Julian Fellowes hits out at ‘sinister’ cancel culture

Award-winning screenwriter and author Julian Fellowes has blasted the “sinister” effect social media has had on free debate and the role it has played in the rise of ‘cancel culture’.

The Conservative Peer, best known for creating Downton Abbey, said dissent is no longer permitted in public discourse, with the younger generation in particular demonising anyone who disagrees with them.

He said: “Social media has provided you with an audience, quite a numerous audience, who all agree with you. And that creates the sense that anyone who disagrees is being unbelievably unreasonable and needs to be silenced”.


The writer continued: “I find it quite sinister. We have to regain the ability to be disagreed with.”

He added: “I find this tremendously prescriptive society we’re living through at the moment rather naive. Every generation believes different things. Some of the things some generations believe seem wrong to us. Some of them are just bewildering.

“But the idea that we should judge them because they didn’t believe the same things we believe… I think is naive.”

‘Medieval mob’

Earlier this year, actor and comedian Rowan Atkinson also expressed similar concerns over the role social media has had in shaping online debate.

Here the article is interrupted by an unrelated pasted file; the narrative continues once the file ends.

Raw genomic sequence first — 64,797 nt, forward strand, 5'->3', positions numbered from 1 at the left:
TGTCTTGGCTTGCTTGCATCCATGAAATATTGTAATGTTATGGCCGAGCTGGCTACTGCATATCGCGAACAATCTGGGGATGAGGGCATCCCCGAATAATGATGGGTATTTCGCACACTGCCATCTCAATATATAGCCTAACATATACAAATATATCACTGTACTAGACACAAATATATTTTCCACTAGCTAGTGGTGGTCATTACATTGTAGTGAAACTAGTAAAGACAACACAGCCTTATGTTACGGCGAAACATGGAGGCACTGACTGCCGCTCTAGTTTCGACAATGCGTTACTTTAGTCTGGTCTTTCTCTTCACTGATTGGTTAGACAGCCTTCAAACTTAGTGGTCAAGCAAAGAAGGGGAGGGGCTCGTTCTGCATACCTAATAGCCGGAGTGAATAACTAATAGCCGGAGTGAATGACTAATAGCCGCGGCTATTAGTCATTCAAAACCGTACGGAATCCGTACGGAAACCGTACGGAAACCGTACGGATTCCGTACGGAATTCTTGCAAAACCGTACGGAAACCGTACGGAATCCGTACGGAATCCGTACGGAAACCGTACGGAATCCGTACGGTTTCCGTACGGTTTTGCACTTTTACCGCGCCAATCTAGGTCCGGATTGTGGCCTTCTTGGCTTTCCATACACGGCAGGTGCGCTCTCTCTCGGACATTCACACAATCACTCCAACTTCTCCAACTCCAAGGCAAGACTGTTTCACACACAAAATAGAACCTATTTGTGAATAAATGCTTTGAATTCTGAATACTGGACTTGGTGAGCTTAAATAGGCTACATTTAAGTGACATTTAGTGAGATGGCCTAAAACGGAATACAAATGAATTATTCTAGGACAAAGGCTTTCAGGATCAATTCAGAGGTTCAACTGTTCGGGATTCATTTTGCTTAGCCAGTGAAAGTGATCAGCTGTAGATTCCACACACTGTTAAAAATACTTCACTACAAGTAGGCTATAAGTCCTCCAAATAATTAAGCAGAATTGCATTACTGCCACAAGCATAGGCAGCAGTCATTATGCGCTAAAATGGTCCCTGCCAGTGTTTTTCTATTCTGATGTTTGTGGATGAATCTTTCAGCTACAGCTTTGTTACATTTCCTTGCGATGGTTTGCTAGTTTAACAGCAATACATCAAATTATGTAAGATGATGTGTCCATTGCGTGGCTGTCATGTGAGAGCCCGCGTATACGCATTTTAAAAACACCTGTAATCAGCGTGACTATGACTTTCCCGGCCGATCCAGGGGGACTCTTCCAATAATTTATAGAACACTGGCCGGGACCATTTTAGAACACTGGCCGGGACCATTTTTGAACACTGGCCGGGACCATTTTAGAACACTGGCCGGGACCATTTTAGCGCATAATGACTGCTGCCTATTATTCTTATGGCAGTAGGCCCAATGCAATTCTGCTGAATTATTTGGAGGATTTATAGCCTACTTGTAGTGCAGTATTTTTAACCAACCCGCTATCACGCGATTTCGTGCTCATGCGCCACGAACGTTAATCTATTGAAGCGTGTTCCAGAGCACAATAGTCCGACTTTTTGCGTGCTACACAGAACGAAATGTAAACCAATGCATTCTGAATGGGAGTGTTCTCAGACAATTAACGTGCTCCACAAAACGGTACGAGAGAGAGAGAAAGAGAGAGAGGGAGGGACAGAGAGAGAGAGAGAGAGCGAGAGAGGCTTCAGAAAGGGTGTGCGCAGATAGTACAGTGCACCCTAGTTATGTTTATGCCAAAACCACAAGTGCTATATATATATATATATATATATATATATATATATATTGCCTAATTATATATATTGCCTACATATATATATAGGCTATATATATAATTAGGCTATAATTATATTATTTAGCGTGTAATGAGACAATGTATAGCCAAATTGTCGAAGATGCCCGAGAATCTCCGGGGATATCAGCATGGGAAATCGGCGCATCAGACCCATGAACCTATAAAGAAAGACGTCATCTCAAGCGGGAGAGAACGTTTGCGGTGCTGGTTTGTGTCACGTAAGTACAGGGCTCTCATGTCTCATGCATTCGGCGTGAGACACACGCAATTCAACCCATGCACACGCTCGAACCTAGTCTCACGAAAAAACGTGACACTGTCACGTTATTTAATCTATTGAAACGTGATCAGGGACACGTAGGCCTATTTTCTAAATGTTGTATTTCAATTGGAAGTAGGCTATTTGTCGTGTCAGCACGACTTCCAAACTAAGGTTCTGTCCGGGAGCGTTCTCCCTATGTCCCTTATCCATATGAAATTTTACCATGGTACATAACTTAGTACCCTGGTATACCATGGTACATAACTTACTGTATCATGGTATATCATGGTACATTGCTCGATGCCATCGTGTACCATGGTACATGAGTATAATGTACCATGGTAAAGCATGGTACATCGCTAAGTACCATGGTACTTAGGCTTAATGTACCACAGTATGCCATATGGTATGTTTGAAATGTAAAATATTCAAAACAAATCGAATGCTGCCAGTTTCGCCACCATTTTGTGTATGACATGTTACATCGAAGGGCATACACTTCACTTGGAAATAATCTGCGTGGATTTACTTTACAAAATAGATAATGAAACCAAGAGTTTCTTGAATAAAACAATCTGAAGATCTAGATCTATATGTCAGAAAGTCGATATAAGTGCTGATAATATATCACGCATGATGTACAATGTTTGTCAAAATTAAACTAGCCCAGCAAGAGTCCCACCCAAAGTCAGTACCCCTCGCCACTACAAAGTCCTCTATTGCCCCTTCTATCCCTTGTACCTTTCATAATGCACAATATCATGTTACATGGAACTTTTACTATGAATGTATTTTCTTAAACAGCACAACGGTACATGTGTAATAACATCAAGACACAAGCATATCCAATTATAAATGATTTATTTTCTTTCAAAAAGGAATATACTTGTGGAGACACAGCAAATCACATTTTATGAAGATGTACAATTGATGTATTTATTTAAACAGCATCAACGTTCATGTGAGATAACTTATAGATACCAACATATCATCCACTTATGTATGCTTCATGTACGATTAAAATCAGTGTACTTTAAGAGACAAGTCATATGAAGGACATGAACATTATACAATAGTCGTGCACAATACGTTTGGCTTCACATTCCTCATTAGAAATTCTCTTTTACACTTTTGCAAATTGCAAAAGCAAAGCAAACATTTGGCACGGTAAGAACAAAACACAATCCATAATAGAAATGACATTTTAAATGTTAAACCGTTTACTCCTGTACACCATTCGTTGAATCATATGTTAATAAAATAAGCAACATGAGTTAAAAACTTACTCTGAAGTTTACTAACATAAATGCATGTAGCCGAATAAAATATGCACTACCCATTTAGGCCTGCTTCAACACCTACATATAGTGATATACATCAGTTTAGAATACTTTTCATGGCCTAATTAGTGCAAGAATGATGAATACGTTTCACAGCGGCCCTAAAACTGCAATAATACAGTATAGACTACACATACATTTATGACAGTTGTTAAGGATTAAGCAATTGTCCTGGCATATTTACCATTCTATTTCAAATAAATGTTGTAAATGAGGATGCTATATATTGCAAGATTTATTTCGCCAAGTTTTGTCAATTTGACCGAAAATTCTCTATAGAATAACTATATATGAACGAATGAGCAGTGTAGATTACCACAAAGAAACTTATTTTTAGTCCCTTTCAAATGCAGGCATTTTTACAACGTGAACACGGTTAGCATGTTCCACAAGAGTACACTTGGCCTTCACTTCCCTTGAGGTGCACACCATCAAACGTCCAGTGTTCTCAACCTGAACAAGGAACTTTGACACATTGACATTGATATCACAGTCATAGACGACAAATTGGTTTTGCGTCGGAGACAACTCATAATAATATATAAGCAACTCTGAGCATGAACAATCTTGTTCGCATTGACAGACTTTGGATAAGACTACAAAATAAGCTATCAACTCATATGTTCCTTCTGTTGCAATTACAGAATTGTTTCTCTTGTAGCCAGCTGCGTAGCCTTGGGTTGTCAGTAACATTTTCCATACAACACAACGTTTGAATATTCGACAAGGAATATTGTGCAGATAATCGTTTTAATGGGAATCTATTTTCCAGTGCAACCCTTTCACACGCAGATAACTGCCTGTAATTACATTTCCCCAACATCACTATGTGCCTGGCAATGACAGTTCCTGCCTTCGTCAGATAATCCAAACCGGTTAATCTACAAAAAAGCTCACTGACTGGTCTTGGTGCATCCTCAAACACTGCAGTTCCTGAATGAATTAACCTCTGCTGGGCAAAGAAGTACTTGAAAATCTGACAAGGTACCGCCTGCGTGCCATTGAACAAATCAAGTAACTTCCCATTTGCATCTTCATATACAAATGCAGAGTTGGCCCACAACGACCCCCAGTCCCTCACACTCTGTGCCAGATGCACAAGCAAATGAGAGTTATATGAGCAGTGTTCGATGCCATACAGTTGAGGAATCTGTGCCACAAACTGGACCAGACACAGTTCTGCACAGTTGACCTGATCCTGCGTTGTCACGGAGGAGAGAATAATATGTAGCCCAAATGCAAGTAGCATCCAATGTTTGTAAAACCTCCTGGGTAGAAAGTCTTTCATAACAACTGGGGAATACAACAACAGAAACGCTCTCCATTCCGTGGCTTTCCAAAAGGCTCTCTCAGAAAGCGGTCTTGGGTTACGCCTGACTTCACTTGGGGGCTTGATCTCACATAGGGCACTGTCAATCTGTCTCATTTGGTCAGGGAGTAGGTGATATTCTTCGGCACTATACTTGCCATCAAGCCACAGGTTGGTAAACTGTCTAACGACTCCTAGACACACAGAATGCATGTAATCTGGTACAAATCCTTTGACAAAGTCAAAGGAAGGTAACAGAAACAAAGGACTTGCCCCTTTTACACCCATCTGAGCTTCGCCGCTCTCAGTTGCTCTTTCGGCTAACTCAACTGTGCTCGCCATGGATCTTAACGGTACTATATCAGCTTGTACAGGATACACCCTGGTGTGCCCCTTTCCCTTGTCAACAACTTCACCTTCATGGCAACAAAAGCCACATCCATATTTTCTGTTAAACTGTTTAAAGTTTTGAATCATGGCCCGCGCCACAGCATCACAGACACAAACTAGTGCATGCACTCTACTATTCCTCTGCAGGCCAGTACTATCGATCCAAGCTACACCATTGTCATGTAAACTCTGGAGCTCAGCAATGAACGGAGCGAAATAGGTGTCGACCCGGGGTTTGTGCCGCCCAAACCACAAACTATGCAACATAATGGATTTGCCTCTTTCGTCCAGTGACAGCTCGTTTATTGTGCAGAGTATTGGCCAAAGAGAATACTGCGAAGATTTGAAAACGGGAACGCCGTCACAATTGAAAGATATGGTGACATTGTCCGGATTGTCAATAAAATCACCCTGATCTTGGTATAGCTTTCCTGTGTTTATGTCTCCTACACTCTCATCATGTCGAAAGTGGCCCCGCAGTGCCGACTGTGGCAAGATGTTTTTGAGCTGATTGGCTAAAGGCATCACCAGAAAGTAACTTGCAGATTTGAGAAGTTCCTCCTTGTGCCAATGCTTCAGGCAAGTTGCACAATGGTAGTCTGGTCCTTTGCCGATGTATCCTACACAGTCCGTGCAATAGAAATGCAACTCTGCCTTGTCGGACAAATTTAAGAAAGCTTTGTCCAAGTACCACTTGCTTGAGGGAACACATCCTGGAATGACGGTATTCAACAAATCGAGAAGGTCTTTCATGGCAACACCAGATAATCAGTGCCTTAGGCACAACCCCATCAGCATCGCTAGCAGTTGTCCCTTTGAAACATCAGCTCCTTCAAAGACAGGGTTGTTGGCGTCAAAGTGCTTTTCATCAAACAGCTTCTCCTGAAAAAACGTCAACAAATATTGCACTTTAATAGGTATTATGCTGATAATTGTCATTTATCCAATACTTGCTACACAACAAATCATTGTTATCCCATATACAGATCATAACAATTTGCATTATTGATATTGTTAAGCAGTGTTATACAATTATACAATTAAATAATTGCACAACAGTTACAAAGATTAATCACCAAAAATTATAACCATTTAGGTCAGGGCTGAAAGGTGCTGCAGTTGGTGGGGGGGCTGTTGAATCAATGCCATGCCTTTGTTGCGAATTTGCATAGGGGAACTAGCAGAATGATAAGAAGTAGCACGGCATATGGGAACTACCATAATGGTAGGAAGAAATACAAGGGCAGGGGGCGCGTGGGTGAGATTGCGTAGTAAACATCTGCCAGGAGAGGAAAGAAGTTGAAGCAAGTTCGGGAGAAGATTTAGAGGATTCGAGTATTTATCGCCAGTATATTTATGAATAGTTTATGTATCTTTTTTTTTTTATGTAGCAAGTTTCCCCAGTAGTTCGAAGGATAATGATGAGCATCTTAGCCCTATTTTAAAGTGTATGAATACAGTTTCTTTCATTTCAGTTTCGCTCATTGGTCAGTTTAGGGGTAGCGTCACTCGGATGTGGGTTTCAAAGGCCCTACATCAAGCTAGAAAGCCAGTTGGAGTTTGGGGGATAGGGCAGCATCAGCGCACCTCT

In an interview with Radio Times, the Blackadder and Mr Bean actor said: “The problem we have online is that an algorithm decides what we want to see, which ends up creating a simplistic, binary view of society.

“It becomes a case of either you’re with us or against us. And if you’re against us, you deserve to be ‘cancelled’.

“It’s important that we’re exposed to a wide spectrum of opinion, but what we have now is the digital equivalent of the medieval mob roaming the streets looking for someone to burn.”

Also see:


Senior academic calls for universities to help end cancel culture

Censorship fears over trans stifling academic debate

Professor blasts ‘dismal failure’ of universities to defend free speech

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